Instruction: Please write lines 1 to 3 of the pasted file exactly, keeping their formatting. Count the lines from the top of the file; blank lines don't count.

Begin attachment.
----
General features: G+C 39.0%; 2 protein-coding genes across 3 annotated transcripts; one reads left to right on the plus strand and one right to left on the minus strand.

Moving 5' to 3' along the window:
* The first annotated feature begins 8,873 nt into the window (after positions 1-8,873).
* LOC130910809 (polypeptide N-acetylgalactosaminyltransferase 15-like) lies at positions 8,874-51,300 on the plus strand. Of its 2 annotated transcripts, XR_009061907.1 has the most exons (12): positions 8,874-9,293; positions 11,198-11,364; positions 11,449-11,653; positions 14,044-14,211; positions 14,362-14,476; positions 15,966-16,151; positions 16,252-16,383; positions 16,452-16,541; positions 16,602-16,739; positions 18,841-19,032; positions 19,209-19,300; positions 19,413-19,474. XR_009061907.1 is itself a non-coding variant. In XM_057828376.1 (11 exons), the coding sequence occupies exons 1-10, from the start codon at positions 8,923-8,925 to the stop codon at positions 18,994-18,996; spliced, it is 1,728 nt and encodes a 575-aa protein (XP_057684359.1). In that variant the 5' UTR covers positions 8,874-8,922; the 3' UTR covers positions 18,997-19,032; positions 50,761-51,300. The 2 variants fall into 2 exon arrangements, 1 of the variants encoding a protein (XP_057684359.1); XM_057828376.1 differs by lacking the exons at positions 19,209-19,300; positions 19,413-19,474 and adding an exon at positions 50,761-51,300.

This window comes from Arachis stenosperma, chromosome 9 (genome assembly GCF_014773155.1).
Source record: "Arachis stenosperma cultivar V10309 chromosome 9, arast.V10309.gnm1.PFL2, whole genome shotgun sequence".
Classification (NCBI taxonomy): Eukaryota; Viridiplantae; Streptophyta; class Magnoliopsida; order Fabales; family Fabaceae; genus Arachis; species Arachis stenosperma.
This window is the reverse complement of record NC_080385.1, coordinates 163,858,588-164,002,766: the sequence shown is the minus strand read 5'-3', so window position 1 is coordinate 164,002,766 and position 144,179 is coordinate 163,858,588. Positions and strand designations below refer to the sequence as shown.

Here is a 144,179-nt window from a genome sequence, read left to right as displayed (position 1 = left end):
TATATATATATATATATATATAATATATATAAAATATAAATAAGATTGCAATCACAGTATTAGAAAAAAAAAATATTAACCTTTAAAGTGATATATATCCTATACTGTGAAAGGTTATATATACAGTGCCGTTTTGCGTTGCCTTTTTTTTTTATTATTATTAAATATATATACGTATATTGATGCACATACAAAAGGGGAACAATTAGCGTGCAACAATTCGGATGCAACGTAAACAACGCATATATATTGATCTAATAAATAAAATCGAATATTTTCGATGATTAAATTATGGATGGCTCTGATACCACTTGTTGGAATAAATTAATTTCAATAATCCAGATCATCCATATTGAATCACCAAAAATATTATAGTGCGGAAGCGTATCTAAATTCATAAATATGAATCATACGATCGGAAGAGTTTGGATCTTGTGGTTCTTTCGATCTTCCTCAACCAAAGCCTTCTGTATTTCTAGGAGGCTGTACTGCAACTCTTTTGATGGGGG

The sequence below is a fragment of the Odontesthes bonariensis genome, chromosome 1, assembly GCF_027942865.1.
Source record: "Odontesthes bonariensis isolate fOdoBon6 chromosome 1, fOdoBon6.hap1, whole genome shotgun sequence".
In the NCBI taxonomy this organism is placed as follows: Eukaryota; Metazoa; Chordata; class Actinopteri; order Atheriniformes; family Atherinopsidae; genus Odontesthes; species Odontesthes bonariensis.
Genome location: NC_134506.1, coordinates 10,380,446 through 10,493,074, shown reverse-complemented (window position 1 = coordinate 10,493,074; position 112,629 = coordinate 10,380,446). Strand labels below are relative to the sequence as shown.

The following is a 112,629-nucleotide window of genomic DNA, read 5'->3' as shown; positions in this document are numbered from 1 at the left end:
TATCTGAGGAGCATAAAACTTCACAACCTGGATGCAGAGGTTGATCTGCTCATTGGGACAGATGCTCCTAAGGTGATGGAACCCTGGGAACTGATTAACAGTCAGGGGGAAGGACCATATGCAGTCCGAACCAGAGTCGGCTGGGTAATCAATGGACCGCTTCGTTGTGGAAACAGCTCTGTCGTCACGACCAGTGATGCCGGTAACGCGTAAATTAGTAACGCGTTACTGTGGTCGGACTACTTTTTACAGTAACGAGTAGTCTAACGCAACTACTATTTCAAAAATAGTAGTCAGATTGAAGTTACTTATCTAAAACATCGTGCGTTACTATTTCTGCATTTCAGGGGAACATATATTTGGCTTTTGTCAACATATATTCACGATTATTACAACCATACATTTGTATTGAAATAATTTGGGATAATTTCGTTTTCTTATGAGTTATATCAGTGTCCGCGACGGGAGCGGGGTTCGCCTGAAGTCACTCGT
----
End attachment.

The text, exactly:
General features: G+C 39.0%; 2 protein-coding genes across 3 annotated transcripts; one reads left to right on the plus strand and one right to left on the minus strand.

Moving 5' to 3' along the window:
* The first annotated feature begins 8,873 nt into the window (after positions 1-8,873).